''A Phase of Strategic Reorientation''
An estimated 70,000 people have died in the Syrian civil war so far. Following an alleged Israeli airstrike, Iran and Syria recently threatened retaliation. Egypt faces continued violent clashes between the Muslim Brotherhood and the opposition ... Over the past few weeks, have you ever considered giving up your job as EU Special Representative to the Middle East peace process?
Andreas Reinicke: On the contrary, I have considered doubling the job or the working hours. But of course, you are right. The situation in Syria in particular is worrying and tragic. The air strike on a site near Damascus is just another indication of how difficult the security situation is in Syria, also relating to its neighbours. We have the additional problem of the Syrian poison gas potential, which everyone is worried about, and the problem of the Palestinian refugees. There are about one million Palestinian refugees in Syria who are trying to remain as neutral as possible because they have no alternative, nowhere else to go. Some have fled to Jordan and Lebanon; one can only imagine the additional problems that that will generate.
In the past, Egypt has often played a very constructive and important role not only in the Israeli–Palestinian peace process, but also in the wider Middle East in general. Do you believe that Egypt – with a government headed by the Muslim Brotherhood – can assume this role in the future? Egypt's President Morsi recently made remarks that make it seem unlikely.
Reinicke: It is important to remember that the entire Arab world and the region are going through a phase of strategic reorientation. Previous coalitions are no longer working properly, and the players have changed. We've already mentioned Syria, Morsi and Egypt are another area, Saudi Arabia is seeking a new role, and the Gulf States also wonder what the future will bring in relation to their ties with Iran. This all adds up to many new constellations.
One thing is clear, however: Egypt will play a major role even under the new president. I am in touch with the Egyptians, discussing the possibilities, and it is a long-drawn out discussion process. Egypt realises that it has to be constructive, and in the case of the Gaza conflict, it has already shown that it is willing to play a constructive role.
So you're not afraid that Egypt will hamper rather than drive the Middle East peace process?
Reinicke: I believe that all states, including Egypt, realise that the Israeli–Palestinian conflict is a problem that has to be solved. They know their actual problems are domestic. They also know that the Palestinian conflict is a problem that causes unrest in the entire Arab world. A solution is in everyone's interest, also in Egypt's. But it is a difficult process and we hope that, with the new US administration and the willpower of the EU and its 27 member states, we can make a new attempt this year and make some headway.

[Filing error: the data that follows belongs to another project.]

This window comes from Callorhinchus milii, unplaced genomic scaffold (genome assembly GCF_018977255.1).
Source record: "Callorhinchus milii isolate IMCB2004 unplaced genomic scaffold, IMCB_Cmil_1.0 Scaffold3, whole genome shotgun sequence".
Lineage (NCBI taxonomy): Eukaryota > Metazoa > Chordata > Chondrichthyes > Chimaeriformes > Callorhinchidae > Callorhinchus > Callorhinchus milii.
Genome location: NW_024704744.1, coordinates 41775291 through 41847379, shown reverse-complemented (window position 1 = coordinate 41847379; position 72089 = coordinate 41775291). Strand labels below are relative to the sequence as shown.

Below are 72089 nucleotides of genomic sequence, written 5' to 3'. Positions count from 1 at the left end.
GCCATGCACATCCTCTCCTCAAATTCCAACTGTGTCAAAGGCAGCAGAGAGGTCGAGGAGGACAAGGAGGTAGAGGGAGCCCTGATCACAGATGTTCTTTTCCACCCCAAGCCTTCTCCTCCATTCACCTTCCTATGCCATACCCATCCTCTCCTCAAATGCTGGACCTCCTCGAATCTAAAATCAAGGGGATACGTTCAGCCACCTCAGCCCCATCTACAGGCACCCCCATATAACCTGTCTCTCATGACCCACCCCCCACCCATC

You've mentioned the US, whose commitment is generally regarded as indispensible for a chance at success in the Israeli–Palestinian peace process. Do you see any signs and are you hopeful that President Obama will make a fresh start in the peace process during his second term in office?
Reinicke: The US plays an important and decisive role in the solution of the conflict, we all know that. But the Europeans will also play an increasingly important role in the future; the European Foreign Ministers have repeatedly made remarks along those lines over the past months.
We've heard US Secretary of State John Kerry's remarks at the Senate hearing, showing the significance he attaches to the issue. The coming weeks and months will show how things develop. In any case, the EU, the EU's foreign policy chief, Catherine Ashton, and I are in close contact with the US administration to explore how we can take these steps together.
What do you expect from the new Israeli government, which is itself an important part of any solution to the Middle East conflict?
Reinicke: We expect the new government, currently still in the process of being formed, to be open to a two-state solution. Israeli Prime Minister Netanyahu accepted it in his speech at Bar Ilan University, and we would like to see the new government follow his lead and be open to negotiations just as we expect the Palestinians to continue to be open to talks after the UN General Assembly vote.
Apart from the Israeli–Palestinian conflict, the debate about the Iranian nuclear program is another hotspot for the entire region. Recently, the US and Israel once again said that they would not tolerate Iranian nuclear weapons and would not exclude a military option. What is the EU's position on this issue?
Reinicke: You know that the EU and EU foreign policy chief Catherine Ashton have a Security Council mandate to hold talks with Iran. We have been negotiating with great patience and seriousness for quite a while now. We will continue in that vein for the time being and hope the Iranian government will understand how serious the situation is and recognize the chances and opportunities the new US administration is offering it.
Interview conducted by Michael Knigge
Andreas Reinicke served as Germany's ambassador to Syria from 2008 to 2012. He was appointed the EU's Special Representative to the Middle East Peace Process in February 2012.
© Deutsche Welle 2013
Editor: Rob Mudge/dw.de and Aingeal Flanagan/Qantara.de